Margot Robbie, Jay Roach Teaming Up To Reboot OCEAN’S ELEVEN

Margot Robbie
Image via Paramount.

Margot Robbie and Jay Roach are planning on gathering some friends together and doing some crimes.

The Suicide Squad actress and the Austin Powers franchise director are teaming up to relaunch Warner Brothers’ Ocean’s Eleven franchise.

The 1960 original film, was a vehicle for singer/actor Frank Sinatra and his group of friends and saw them as a group of army buddies reuniting in Las Vegas in order to pull off a heist at multiple casinos simultaneously. Director Steven Soderbergh teamed with George Clooney for a 2001 remake which did so well at the box office it ultimately spawned two direct sequels – Ocean’s Twelve (2004) and Ocean’s Thirteen (2007) and one spinoff, Ocean’s Eight (2018).

According to the Hollywood Reporter, the new film will be set in Europe in the 1960s, a far cry away from the original film’s Las Vegas casino setting. Screenwriter Carrie Solomon is currently working on the script.

The Hollywood Reporter further states that the project is still currently in development and that studio Warner Brothers has not yet given the film the go-ahead to move into production, though the hope is that it start shooting next spring.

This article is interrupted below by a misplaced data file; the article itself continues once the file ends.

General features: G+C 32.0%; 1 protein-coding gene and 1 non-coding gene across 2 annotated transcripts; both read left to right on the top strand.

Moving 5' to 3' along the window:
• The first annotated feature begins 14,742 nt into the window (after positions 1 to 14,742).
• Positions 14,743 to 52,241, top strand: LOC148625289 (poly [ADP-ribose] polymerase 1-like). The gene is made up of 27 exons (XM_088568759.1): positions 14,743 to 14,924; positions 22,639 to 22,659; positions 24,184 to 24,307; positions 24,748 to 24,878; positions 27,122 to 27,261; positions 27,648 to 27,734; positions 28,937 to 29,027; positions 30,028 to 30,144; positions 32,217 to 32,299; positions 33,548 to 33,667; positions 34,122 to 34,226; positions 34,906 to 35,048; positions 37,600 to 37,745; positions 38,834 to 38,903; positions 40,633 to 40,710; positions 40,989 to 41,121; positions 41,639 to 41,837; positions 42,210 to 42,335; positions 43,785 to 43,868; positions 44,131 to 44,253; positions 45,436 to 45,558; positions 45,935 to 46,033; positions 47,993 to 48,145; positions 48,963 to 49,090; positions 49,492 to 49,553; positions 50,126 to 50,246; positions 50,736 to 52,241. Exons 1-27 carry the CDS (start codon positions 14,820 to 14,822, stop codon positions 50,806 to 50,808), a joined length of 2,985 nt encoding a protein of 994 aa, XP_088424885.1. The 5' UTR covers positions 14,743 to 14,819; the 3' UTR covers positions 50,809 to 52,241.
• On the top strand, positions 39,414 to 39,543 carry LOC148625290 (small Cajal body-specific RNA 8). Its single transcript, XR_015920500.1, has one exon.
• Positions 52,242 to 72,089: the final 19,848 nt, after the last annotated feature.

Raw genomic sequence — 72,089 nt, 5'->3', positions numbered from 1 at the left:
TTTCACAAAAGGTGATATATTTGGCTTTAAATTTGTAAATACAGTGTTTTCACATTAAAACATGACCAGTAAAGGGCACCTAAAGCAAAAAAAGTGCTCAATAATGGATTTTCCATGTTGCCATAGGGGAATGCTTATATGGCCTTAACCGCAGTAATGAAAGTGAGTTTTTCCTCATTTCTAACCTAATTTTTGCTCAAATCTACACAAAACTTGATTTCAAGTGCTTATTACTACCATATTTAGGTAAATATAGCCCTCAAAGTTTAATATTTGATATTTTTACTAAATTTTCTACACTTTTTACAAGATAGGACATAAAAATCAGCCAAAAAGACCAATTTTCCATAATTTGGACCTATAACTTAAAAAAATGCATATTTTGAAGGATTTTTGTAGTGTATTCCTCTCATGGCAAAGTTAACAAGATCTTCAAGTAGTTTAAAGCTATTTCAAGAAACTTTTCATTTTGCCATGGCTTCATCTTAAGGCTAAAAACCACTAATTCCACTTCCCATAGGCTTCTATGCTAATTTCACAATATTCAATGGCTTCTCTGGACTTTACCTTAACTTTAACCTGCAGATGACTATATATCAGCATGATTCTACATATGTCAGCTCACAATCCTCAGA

I have to admit to a bit of disappointment upon seeing this news. This project appears to reboot the franchise, and that would mean no follow up to Ocean’s Eight, which featured Sandra Bullock as Danny Ocean’s younger sister Debbie who follows in her older brother’s footsteps of organizing elaborate heists with a group of confederates. It was a fun enough film and earning almost $300 million at the global box office against a $70 million budget, it certainly turned a profit for the studio. It would have been fun to see more capers from Debbie’s crew, but it seems as if it is not fated to be.

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About Rich Drees 7210 Articles
A film fan since he first saw that Rebel Blockade Runner fleeing the massive Imperial Star Destroyer at the tender age of 8 and a veteran freelance journalist with twenty-five years experience writing about film and pop culture. He is a member of the Philadelphia Film Critics Circle.
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